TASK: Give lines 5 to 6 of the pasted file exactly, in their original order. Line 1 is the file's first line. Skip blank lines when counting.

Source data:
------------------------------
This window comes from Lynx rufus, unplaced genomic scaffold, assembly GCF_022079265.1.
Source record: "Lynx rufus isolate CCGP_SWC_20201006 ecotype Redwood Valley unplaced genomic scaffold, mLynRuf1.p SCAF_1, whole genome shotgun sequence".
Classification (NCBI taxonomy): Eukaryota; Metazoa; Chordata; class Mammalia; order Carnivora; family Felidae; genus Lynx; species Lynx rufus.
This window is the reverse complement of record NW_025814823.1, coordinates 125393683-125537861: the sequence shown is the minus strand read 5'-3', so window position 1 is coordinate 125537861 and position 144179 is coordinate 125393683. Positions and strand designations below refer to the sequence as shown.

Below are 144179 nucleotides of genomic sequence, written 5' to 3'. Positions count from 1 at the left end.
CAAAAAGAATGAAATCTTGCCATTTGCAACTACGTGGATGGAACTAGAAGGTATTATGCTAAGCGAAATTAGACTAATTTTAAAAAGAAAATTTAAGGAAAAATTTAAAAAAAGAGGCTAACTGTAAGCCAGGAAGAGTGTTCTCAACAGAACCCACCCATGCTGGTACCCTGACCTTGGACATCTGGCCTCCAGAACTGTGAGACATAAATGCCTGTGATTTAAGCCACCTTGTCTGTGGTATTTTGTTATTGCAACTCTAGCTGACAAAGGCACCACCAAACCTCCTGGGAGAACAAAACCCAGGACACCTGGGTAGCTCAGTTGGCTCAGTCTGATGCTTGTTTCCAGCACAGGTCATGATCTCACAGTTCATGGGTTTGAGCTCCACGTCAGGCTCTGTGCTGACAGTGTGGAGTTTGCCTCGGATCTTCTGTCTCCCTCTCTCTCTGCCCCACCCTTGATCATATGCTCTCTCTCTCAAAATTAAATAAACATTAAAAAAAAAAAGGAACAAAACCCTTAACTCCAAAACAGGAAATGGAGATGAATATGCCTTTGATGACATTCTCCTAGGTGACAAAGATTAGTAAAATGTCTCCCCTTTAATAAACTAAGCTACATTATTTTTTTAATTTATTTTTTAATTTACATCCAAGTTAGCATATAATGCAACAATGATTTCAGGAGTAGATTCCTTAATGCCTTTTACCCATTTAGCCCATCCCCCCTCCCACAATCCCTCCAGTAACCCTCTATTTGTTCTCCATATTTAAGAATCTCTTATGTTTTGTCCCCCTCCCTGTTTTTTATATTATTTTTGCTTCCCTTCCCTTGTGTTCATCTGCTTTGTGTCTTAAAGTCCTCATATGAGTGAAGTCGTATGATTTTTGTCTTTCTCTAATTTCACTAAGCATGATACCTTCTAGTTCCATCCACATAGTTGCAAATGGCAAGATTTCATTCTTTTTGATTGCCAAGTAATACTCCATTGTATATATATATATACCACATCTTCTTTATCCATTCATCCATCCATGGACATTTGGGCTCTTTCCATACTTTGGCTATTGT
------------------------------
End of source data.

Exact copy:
Below are 144179 nucleotides of genomic sequence, written 5' to 3'. Positions count from 1 at the left end.
CAAAAAGAATGAAATCTTGCCATTTGCAACTACGTGGATGGAACTAGAAGGTATTATGCTAAGCGAAATTAGACTAATTTTAAAAAGAAAATTTAAGGAAAAATTTAAAAAAAGAGGCTAACTGTAAGCCAGGAAGAGTGTTCTCAACAGAACCCACCCATGCTGGTACCCTGACCTTGGACATCTGGCCTCCAGAACTGTGAGACATAAATGCCTGTGATTTAAGCCACCTTGTCTGTGGTATTTTGTTATTGCAACTCTAGCTGACAAAGGCACCACCAAACCTCCTGGGAGAACAAAACCCAGGACACCTGGGTAGCTCAGTTGGCTCAGTCTGATGCTTGTTTCCAGCACAGGTCATGATCTCACAGTTCATGGGTTTGAGCTCCACGTCAGGCTCTGTGCTGACAGTGTGGAGTTTGCCTCGGATCTTCTGTCTCCCTCTCTCTCTGCCCCACCCTTGATCATATGCTCTCTCTCTCAAAATTAAATAAACATTAAAAAAAAAAAGGAACAAAACCCTTAACTCCAAAACAGGAAATGGAGATGAATATGCCTTTGATGACATTCTCCTAGGTGACAAAGATTAGTAAAATGTCTCCCCTTTAATAAACTAAGCTACATTATTTTTTTAATTTATTTTTTAATTTACATCCAAGTTAGCATATAATGCAACAATGATTTCAGGAGTAGATTCCTTAATGCCTTTTACCCATTTAGCCCATCCCCCCTCCCACAATCCCTCCAGTAACCCTCTATTTGTTCTCCATATTTAAGAATCTCTTATGTTTTGTCCCCCTCCCTGTTTTTTATATTATTTTTGCTTCCCTTCCCTTGTGTTCATCTGCTTTGTGTCTTAAAGTCCTCATATGAGTGAAGTCGTATGATTTTTGTCTTTCTCTAATTTCACTAAGCATGATACCTTCTAGTTCCATCCACATAGTTGCAAATGGCAAGATTTCATTCTTTTTGATTGCCAAGTAATACTCCATTGTATATATATATATACCACATCTTCTTTATCCATTCATCCATCCATGGACATTTGGGCTCTTTCCATACTTTGGCTATTGT